New tests performed on hair and tooth samples taken from the body of Princess Doe, the unidentified young woman found beaten to death in a New Jersey cemetery in 1982, suggest she spent time in the Long Island area prior to her death and was likely originally from Arizona.
Retired Det. Lt. Stephen Speirs appeared on CNN Saturday morning to give an update on the first round of tests investigators hope will lead to Princess Doe’s identity.
“We know that from 10 months to 7 months [prior to her death] she lived in a particular region of the United States which they refer to as Region 1, which covers a good portion of the northeast and some of the mid west,” said Speirs regarding the hair sample testing. “And then at approximately 7 months to 5 months what we discovered was that she was definitely transient. She went from one particular region of the United States to another which is Region 2. And for the last five months she was in Region 2 of the United States which puts her in the northeast area.”
Speirs said one of Princess Doe’s teeth was also sent out for isotope testing, which gave investigators an idea of where she spent her early life.
“We’ve determined that there’s a potential she could have come from the Midwest area meaning, quite honestly, Arizona is what we’re focusing on now,” said Speirs.
Speirs said investigators have also received phone calls regarding Princess Doe’s clothes.
“We’ve gotten phone calls from three separate individuals in the Long Island area,” said Speirs. “When they saw the pictures of the composite, as well as the picture of the clothing, three separate people told us they bought the exact same dress from a dress store in the Long Island area. And we have been focusing our efforts in the Long Island area as well.”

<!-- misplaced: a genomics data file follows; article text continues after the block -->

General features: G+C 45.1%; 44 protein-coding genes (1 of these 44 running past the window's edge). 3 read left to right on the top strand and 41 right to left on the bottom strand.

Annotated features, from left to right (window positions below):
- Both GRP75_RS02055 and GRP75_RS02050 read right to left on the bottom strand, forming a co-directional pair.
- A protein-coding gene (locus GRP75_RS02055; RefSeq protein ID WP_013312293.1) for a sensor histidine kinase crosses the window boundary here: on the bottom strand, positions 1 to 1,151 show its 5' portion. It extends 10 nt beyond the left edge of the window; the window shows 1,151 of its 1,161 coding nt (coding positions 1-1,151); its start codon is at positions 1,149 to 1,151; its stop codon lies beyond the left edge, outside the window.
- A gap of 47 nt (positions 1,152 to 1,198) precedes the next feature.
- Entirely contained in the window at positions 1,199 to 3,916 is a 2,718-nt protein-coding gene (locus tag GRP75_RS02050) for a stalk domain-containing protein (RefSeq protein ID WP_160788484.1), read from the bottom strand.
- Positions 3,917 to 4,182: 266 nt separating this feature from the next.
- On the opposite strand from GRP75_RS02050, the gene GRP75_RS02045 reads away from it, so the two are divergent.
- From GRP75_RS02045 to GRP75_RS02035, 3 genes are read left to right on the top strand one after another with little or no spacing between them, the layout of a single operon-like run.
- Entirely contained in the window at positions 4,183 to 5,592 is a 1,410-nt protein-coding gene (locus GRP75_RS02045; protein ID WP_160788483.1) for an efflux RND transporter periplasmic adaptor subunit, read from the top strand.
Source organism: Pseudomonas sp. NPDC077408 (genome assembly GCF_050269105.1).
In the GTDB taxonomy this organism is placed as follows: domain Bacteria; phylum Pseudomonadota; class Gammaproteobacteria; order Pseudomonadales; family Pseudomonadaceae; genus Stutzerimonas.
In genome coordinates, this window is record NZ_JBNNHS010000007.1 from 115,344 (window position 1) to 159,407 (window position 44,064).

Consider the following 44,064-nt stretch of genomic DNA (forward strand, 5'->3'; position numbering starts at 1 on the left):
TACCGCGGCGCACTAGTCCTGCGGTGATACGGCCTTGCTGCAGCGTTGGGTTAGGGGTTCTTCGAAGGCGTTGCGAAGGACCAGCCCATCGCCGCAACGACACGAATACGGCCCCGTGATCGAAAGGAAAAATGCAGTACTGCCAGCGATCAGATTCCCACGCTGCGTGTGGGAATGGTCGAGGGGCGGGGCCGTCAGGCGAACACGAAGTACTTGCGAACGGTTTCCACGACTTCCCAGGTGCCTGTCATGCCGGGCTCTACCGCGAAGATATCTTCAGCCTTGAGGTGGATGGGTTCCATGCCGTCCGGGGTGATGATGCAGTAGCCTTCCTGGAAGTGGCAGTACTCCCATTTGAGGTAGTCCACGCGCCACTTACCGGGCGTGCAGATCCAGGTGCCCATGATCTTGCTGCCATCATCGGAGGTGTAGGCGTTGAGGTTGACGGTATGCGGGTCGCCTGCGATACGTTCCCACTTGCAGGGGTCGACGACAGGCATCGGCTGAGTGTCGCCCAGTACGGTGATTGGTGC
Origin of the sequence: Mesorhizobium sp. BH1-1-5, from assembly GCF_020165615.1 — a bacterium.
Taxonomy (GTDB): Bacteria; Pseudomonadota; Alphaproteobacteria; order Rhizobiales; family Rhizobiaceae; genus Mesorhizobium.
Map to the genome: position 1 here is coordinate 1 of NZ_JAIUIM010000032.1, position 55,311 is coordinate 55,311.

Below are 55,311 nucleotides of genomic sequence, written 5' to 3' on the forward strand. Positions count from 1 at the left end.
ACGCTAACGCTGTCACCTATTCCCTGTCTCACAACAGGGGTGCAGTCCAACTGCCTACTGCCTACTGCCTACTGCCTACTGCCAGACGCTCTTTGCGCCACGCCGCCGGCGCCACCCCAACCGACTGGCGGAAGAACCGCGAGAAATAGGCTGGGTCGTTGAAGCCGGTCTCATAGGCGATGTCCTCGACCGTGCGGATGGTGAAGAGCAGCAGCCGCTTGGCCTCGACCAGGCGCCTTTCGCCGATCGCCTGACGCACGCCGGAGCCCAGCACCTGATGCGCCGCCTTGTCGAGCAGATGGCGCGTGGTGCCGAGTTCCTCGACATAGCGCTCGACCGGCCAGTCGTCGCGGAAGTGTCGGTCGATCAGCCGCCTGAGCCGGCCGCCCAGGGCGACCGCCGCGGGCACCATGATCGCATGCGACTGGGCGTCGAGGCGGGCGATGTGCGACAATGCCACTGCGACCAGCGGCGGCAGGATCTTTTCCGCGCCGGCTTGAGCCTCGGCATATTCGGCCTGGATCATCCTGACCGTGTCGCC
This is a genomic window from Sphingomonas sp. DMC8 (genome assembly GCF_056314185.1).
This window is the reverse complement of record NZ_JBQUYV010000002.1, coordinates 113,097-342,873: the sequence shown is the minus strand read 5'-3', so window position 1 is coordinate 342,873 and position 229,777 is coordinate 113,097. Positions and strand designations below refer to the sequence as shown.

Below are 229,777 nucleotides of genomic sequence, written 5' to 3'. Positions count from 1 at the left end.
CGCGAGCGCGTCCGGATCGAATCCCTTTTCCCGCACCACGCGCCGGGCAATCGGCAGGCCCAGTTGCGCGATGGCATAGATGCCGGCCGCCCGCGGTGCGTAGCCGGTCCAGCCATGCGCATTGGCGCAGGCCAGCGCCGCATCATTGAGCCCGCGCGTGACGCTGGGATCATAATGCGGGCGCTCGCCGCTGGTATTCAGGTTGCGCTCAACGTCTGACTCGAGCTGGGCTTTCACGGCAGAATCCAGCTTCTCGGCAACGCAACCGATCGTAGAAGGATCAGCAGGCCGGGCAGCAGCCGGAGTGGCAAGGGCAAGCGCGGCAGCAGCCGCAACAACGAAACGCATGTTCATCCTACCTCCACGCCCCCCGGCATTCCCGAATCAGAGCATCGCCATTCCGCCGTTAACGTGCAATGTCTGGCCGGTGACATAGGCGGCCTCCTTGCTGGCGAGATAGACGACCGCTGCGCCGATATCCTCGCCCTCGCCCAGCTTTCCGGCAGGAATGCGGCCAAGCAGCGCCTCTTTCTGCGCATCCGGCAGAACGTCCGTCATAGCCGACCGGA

These are just the first round of recently submitted test results that have come back in a new push to give Princess Doe back her name.
In 1999, Princess Doe’s body was exhumed to retrieve DNA from her remains, but forensic science has evolved since then and 30 years later investigators hope that resubmitted DNA will yield more answers.
“Preliminary results from those tests suggest that we may have some trace evidence that does not belong or was not contributed by Princess Doe,” Speirs told the Press in August. “Now, we can resubmit [the DNA] because we can do so many better things now. It’s more advanced so we can take the smallest amounts of trace evidence and be able to develop a DNA profile.”
That means detectives could actually have DNA belonging to Princess Doe’s killer right now, or at the very least, the DNA of someone close to her before she died who might be able to identify her.
“If this evidence does prove to be contributed not from Princess Doe, but from someone other than Princess Doe, then that clearly gives us a person of interest,” said Speirs. “I’ve never been more optimistic than I am now, and I’ve been around the block on everything you can imagine, all over the place, with this case.”
Detectives also released a brand new composite of Princess Doe this past July, using the latest technology from the Smithsonian Institute in Washington, D.C.
The new composite, which police say is the most accurate to date, may give some credibility to the story of one woman who claimed she was in the cemetery when Princess Doe was killed.
A hand-drawn sketch previously created by a forensic artist with the help of Donna Kinlaw, who told police she witnessed Princess Doe’s murder at the hand’s of currently incarcerated convicted murderer Arthur Kinlaw, her husband at the time, bears similarities to the new computer-generated image. Donna also told detectives the woman was from the Long Island area.
While detectives say Arthur had once claimed responsibility for the crime, neither of the Kinlaws’ stories of what allegedly happened to Princess Doe could ever be confirmed.
If you have any information on Princess Doe, please call the anonymous tip line at 1-866-942-6467.